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Pelvic Health Table

Pelvic Organ Prolapse: Women
1. What are some of the common symptoms?
2. What are some of the common causes?
3. What can I expect my first day of therapy?
4. What can I expect my ongoing therapy to be like?
5. How long can I expect my therapy to last before I begin to see improvement?
6. How long can I expect my therapy to last before I am healed/cured/fixed?
7. What are the credentials of my uro-gynecological physical therapist?


There are 6 types of organ descent in the pelvic area, all of which are treated at Kirk Center for Healthy Living. These six types are cystocele, rectocele, urethrocele, enterocele, rectal prolapse and uterine prolapse.


1. What are some of the common symptoms?

Cystocele is a condition where the bladder is bulging back into the vaginal canal. Some of the symptoms may include feeling a bulge when wiping on the toilet or when showering, “falling out feeling,” pelvic pressure, recurrent urinary tract infections, feeling of incomplete urination, dribbling upon standing after urination, pain with sexual activity, inability to wear a tampon or hitting something when inserting a tampon.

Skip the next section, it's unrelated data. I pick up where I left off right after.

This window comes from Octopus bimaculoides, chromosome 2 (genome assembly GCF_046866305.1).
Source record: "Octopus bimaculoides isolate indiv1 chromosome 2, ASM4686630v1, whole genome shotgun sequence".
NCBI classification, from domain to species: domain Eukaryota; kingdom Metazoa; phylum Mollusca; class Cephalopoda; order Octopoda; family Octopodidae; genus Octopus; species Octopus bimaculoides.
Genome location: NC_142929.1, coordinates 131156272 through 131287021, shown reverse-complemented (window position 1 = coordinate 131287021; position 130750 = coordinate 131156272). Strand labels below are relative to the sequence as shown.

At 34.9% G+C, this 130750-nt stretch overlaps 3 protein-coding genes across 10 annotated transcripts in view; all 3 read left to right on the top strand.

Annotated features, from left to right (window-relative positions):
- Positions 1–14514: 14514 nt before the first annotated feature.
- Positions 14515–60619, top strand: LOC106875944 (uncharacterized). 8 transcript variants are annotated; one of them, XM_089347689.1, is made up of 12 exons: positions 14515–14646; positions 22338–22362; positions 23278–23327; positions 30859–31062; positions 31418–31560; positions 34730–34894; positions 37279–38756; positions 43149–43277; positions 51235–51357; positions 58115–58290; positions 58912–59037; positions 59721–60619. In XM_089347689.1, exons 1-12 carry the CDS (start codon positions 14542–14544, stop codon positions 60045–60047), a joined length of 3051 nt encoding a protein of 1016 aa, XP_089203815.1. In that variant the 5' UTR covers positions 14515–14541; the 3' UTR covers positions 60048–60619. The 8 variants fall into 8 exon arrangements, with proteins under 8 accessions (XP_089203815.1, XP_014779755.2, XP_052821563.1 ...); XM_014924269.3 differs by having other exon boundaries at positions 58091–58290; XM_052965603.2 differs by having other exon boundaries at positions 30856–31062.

Rectocele is a condition where the rectum is bulging forward into the vaginal canal. Some of the symptoms are feeling a bulge when you wipe or when showering, “falling out feeling,” pelvic pressure, feeling of incomplete defecation (pooping) like the bowel movement is getting stuck, splinting for defecation (using your finger in the vagina to push back on the rectum or using your finger between the vagina and the anus and pushing upward and backward to get the stool out), loss of stool during sexual activity or pain during sexual activity.

Urethrocele is a condition where the urethra has dropped out of its original position. Symptoms may be feeling a bulge where the urine comes out, urinary urgency or urinary frequency.

Enterocele is a condition where a part of your small intestine drops between the rectum and the vagina. The symptoms seem to be the same as a rectocele and only your doctor is capable through special testing to tell the difference between the two. However enteroceles tend to be more painful than rectoceles.

Rectal prolapse is a condition where the rectum is coming out of the anus. The main symptom of this condition is a feeling that the rectum is coming out of the anus with defecation. Sometimes you will have to push the rectum back up in the body. Other symptoms are a “falling out feeling,” pelvic pressure or feeling a bulge at the anus when wiping.